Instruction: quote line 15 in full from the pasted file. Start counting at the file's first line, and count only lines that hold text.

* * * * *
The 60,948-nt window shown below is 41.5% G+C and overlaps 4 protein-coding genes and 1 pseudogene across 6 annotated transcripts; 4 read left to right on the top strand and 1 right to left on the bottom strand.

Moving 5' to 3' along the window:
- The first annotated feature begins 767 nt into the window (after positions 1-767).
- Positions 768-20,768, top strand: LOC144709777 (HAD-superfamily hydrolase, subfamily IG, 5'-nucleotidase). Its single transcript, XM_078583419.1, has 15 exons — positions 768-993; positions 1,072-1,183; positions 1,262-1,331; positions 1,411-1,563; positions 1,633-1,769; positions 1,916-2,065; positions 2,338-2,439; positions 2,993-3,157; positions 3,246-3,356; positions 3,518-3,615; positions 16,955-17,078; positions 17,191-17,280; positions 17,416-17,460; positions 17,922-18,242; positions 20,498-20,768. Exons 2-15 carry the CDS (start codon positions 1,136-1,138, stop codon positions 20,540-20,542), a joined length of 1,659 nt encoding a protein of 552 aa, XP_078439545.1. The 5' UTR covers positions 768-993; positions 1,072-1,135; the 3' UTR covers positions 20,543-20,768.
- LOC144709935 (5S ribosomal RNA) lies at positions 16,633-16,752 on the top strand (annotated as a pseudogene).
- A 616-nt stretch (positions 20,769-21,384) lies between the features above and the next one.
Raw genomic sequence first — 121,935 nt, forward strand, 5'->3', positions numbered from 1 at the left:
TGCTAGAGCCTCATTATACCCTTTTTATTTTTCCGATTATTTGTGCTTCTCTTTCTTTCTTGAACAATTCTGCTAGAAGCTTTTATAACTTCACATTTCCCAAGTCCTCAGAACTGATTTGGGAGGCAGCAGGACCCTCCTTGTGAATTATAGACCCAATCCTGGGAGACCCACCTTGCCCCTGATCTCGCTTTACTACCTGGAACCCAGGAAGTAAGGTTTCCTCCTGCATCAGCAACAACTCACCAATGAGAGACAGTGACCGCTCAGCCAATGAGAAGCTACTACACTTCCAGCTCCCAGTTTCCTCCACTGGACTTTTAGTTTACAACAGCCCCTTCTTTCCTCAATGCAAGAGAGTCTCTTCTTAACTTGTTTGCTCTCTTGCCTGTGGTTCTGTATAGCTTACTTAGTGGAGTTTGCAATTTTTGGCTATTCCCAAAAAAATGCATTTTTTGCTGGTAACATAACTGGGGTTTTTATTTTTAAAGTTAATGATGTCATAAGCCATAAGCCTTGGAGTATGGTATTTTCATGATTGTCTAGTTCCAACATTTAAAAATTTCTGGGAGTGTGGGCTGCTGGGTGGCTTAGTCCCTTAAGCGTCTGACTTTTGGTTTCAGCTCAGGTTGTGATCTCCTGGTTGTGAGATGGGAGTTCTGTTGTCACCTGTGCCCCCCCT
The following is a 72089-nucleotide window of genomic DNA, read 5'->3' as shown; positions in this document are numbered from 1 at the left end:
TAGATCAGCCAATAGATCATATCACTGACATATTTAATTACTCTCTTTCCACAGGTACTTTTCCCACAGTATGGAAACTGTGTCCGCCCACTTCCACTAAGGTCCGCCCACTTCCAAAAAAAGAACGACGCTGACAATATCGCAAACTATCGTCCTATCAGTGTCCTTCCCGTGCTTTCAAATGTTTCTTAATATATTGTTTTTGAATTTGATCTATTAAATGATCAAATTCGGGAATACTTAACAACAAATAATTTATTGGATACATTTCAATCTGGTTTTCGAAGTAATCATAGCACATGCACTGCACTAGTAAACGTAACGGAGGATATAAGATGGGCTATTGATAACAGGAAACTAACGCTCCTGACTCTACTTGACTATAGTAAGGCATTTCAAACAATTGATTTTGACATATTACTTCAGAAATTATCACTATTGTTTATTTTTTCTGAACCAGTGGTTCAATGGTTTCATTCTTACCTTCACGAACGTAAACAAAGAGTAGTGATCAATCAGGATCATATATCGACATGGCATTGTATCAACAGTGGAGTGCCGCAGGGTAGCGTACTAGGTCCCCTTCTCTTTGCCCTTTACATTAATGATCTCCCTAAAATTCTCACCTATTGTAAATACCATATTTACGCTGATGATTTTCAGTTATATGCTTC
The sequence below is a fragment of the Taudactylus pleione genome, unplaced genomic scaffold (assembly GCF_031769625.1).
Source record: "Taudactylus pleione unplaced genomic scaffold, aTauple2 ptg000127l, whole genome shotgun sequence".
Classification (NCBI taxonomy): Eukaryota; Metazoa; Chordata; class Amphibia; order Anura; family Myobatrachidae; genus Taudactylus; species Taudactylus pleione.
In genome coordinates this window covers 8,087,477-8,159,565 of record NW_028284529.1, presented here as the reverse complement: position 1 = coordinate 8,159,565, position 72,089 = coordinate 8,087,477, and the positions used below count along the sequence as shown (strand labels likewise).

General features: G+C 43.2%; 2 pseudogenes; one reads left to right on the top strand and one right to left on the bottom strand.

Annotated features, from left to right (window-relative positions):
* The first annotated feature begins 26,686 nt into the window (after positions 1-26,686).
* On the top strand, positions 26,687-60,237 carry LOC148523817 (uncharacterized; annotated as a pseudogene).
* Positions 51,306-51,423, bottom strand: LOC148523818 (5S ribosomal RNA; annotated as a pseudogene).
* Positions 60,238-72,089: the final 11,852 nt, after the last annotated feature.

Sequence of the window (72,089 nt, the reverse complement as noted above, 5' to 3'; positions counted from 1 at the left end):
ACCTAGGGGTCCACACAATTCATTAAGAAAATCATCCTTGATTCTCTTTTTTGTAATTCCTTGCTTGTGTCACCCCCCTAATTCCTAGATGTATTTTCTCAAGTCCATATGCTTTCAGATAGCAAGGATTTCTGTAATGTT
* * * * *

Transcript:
General features: G+C 43.2%; 2 pseudogenes; one reads left to right on the top strand and one right to left on the bottom strand.